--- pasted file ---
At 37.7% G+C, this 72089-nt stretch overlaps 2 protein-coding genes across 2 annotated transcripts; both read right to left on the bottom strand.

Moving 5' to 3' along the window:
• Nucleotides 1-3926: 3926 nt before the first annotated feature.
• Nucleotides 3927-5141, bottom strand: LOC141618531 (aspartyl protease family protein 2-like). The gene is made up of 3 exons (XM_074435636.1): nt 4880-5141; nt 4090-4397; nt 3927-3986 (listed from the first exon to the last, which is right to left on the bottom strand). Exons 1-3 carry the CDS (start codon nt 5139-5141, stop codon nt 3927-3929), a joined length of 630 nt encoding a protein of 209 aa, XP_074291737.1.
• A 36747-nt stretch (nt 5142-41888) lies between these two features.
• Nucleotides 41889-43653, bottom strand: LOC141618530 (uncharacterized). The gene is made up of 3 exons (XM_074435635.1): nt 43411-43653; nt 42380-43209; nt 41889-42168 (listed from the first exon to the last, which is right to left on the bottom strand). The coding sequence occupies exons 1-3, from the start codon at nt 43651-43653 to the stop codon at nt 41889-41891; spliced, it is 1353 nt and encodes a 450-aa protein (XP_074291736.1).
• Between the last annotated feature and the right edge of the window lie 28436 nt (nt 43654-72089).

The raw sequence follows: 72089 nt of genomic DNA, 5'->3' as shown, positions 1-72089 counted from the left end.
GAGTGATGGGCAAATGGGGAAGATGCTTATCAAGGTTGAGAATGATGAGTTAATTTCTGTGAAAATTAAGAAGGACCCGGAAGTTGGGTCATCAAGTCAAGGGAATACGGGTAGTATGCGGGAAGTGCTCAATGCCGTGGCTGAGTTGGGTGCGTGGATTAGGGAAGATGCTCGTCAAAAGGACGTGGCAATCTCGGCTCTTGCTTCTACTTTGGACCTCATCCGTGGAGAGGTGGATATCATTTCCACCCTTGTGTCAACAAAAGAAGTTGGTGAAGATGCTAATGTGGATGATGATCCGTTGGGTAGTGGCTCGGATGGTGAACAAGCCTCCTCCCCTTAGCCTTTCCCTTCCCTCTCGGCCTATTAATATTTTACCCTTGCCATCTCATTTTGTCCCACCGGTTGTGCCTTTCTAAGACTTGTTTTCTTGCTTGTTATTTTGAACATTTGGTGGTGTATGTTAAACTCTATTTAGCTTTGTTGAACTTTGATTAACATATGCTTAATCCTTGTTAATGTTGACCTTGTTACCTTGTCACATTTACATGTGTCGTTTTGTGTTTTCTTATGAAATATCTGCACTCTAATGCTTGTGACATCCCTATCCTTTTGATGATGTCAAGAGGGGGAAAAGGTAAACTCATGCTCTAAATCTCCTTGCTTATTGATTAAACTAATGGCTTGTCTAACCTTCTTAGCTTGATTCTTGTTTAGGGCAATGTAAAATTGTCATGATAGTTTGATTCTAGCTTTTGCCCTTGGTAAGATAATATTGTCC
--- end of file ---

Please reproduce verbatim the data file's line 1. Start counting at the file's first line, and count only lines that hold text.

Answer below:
At 37.7% G+C, this 72089-nt stretch overlaps 2 protein-coding genes across 2 annotated transcripts; both read right to left on the bottom strand.